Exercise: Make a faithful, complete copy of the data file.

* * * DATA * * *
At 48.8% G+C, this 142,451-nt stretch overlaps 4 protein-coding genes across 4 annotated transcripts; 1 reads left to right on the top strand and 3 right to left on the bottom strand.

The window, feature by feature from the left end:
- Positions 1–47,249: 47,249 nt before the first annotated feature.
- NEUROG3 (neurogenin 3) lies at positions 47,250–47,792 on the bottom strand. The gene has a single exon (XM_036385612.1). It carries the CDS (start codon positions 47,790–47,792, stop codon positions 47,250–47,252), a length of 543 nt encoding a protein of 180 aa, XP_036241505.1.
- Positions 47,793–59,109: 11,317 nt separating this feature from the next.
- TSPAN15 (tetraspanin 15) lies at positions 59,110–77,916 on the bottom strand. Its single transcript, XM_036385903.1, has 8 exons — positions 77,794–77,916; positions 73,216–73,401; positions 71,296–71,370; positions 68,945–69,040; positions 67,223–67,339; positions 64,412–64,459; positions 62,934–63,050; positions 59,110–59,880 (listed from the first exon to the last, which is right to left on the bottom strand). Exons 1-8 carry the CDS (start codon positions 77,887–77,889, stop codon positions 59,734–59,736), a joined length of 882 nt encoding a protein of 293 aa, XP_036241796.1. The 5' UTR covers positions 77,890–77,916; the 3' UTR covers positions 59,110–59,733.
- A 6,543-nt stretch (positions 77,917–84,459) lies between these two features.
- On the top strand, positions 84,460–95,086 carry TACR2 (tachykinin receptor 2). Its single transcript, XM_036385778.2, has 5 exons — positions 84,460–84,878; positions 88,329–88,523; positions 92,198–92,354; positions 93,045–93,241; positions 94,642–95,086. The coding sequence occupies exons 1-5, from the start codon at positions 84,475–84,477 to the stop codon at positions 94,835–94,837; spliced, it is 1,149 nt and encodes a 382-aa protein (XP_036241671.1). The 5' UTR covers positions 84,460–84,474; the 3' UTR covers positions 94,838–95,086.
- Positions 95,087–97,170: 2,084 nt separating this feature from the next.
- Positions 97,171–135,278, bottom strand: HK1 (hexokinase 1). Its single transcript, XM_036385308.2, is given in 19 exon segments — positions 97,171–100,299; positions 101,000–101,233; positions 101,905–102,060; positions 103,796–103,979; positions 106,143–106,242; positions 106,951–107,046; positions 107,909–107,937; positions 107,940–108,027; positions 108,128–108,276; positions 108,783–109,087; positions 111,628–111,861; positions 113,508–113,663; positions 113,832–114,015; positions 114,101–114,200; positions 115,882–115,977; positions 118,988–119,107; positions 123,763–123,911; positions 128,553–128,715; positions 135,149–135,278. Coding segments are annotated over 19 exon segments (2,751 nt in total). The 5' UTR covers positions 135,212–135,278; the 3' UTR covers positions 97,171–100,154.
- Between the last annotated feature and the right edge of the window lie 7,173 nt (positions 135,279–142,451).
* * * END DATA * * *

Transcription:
At 48.8% G+C, this 142,451-nt stretch overlaps 4 protein-coding genes across 4 annotated transcripts; 1 reads left to right on the top strand and 3 right to left on the bottom strand.

The window, feature by feature from the left end:
- Positions 1–47,249: 47,249 nt before the first annotated feature.
- NEUROG3 (neurogenin 3) lies at positions 47,250–47,792 on the bottom strand. The gene has a single exon (XM_036385612.1). It carries the CDS (start codon positions 47,790–47,792, stop codon positions 47,250–47,252), a length of 543 nt encoding a protein of 180 aa, XP_036241505.1.
- Positions 47,793–59,109: 11,317 nt separating this feature from the next.
- TSPAN15 (tetraspanin 15) lies at positions 59,110–77,916 on the bottom strand. Its single transcript, XM_036385903.1, has 8 exons — positions 77,794–77,916; positions 73,216–73,401; positions 71,296–71,370; positions 68,945–69,040; positions 67,223–67,339; positions 64,412–64,459; positions 62,934–63,050; positions 59,110–59,880 (listed from the first exon to the last, which is right to left on the bottom strand). Exons 1-8 carry the CDS (start codon positions 77,887–77,889, stop codon positions 59,734–59,736), a joined length of 882 nt encoding a protein of 293 aa, XP_036241796.1. The 5' UTR covers positions 77,890–77,916; the 3' UTR covers positions 59,110–59,733.
- A 6,543-nt stretch (positions 77,917–84,459) lies between these two features.
- On the top strand, positions 84,460–95,086 carry TACR2 (tachykinin receptor 2). Its single transcript, XM_036385778.2, has 5 exons — positions 84,460–84,878; positions 88,329–88,523; positions 92,198–92,354; positions 93,045–93,241; positions 94,642–95,086. The coding sequence occupies exons 1-5, from the start codon at positions 84,475–84,477 to the stop codon at positions 94,835–94,837; spliced, it is 1,149 nt and encodes a 382-aa protein (XP_036241671.1). The 5' UTR covers positions 84,460–84,474; the 3' UTR covers positions 94,838–95,086.
- Positions 95,087–97,170: 2,084 nt separating this feature from the next.
- Positions 97,171–135,278, bottom strand: HK1 (hexokinase 1). Its single transcript, XM_036385308.2, is given in 19 exon segments — positions 97,171–100,299; positions 101,000–101,233; positions 101,905–102,060; positions 103,796–103,979; positions 106,143–106,242; positions 106,951–107,046; positions 107,909–107,937; positions 107,940–108,027; positions 108,128–108,276; positions 108,783–109,087; positions 111,628–111,861; positions 113,508–113,663; positions 113,832–114,015; positions 114,101–114,200; positions 115,882–115,977; positions 118,988–119,107; positions 123,763–123,911; positions 128,553–128,715; positions 135,149–135,278. Coding segments are annotated over 19 exon segments (2,751 nt in total). The 5' UTR covers positions 135,212–135,278; the 3' UTR covers positions 97,171–100,154.
- Between the last annotated feature and the right edge of the window lie 7,173 nt (positions 135,279–142,451).